Bishop: Immigrant children shouldn't be used for political posturing | Arkansas Blog

Friday, July 25, 2014

Bishop: Immigrant children shouldn't be used for political posturing

Posted By on Fri, Jul 25, 2014 at 2:08 PM

click to enlarge TEST OF MORAL CHARACTER: Bishop Taylor on immigrant crisis.
  • TEST OF MORAL CHARACTER: Bishop Taylor on immigrant crisis.
Bishop Anthony B. Taylor of the Catholic Diocese of Little Rock has issued a statement about the influx of immigrants, many of them children, arriving at the U.S. border. He calls for a brotherly response, including welcoming them in Catholic parishes, rather than a political outcry.

The meat of his remarks:

“We can assist these women and children in their time of need. Many of these refugees already have relatives in the United States with whom they can be placed, but if necessary we could accommodate quite a few of them in our Catholic parishes if federal guidelines would just let us. And while it is true that some of these 60,000 are not refugees in the strictest sense of the term, all of them come from desperate circumstances. Pope Francis has called for the care and protection of these children. In a recent letter he wrote: "Such a humanitarian emergency demands as its first measure the urgent protection and properly taking in of the children."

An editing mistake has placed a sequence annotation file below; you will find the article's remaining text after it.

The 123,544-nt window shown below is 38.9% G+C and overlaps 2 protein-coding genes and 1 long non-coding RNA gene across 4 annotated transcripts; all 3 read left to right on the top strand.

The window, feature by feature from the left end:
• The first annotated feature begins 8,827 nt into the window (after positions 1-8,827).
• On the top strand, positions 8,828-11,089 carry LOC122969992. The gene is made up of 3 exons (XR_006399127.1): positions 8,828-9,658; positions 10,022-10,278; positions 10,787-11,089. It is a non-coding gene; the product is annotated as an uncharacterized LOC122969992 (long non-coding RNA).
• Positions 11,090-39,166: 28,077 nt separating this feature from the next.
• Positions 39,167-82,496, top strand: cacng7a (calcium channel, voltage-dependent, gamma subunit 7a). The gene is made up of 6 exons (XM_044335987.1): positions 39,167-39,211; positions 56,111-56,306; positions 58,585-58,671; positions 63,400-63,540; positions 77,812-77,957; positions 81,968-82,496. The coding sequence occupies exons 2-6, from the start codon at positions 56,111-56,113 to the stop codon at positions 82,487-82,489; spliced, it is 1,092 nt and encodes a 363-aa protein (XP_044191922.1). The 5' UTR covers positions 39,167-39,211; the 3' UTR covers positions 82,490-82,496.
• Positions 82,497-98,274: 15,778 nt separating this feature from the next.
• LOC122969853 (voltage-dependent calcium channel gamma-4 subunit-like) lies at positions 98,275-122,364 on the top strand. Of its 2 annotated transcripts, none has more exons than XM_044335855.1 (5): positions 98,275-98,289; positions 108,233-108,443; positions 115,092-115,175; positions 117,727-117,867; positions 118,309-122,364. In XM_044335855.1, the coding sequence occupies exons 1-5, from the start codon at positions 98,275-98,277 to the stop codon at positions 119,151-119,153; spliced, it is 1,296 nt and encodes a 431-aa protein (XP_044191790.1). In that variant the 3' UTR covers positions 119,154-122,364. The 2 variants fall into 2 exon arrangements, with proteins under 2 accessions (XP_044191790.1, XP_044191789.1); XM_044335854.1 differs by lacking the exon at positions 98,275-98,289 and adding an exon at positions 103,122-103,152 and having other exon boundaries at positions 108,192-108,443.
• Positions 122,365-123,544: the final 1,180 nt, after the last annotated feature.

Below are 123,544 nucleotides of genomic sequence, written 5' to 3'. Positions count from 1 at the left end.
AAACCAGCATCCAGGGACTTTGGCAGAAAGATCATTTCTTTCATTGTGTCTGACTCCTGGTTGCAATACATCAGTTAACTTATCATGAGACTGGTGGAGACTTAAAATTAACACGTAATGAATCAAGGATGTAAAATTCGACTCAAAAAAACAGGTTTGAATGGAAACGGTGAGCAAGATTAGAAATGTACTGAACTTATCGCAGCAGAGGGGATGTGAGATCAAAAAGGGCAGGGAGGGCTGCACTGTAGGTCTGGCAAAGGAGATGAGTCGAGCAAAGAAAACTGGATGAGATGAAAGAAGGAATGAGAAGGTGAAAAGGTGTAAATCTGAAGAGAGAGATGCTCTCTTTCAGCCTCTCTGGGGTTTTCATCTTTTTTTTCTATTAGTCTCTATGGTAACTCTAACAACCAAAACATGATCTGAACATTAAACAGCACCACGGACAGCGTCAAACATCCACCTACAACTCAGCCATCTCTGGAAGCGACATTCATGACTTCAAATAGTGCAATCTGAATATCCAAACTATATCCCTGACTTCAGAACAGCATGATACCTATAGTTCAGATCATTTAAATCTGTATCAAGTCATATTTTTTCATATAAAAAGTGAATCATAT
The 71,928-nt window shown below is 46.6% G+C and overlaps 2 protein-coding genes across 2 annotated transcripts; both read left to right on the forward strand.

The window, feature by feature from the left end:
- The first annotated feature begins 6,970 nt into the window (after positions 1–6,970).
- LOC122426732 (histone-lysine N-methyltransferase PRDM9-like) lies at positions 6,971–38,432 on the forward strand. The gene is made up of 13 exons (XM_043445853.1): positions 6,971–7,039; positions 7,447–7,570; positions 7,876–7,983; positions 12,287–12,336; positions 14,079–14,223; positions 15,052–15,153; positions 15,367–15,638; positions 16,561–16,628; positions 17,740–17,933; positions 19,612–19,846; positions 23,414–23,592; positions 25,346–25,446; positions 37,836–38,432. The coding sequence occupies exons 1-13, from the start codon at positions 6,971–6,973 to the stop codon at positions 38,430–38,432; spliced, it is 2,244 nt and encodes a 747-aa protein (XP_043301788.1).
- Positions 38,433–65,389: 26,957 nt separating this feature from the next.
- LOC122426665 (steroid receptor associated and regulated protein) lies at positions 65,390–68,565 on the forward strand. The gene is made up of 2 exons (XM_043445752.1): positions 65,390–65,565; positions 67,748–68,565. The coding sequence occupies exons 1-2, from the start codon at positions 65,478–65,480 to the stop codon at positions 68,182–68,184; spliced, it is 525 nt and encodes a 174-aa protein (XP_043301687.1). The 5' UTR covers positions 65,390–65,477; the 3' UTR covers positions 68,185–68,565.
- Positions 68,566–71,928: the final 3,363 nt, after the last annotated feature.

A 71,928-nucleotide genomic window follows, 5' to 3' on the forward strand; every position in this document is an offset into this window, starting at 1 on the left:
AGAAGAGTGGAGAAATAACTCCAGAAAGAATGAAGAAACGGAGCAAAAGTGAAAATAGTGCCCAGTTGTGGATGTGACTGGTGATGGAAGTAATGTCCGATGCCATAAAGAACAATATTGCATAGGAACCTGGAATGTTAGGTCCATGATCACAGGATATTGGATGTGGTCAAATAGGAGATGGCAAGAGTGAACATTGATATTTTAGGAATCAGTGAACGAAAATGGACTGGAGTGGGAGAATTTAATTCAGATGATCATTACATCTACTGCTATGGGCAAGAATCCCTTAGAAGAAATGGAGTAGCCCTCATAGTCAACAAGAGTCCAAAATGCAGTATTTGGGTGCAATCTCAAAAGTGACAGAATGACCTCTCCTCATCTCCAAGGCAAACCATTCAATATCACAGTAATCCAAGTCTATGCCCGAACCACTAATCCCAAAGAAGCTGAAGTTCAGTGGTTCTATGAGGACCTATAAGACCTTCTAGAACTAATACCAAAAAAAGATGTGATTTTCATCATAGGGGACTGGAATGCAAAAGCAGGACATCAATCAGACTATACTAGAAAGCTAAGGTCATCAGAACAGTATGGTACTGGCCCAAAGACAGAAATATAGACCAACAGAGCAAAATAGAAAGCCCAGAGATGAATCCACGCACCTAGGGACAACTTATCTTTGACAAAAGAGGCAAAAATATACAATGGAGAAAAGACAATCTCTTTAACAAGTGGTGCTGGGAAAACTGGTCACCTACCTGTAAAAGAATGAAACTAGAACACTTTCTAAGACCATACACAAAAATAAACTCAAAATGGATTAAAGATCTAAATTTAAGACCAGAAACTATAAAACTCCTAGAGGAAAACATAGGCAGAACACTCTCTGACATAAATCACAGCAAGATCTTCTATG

“Why can't the governments in Central America solve their own problems? We have to recognize that El Salvador, Honduras and Guatemala are failed states and it is simply unrealistic to expect them to solve this problem on their own. Honduras has the highest murder rate in the world, with El Salvador and Guatemala numbers four and five. Drug cartels are strengthening their hold on these countries as shipping routes for drugs to Mexico and the United States. Children are specifically targeted to join gangs or are threatened with death or rape or both. The governments of this region are increasingly unable to protect their citizens.

“The current humanitarian crisis is a test of the moral character of our nation. This crisis should not be exploited as an opportunity for political posturing, but rather serve as a chance for bipartisan cooperation to humanely address this issue. 


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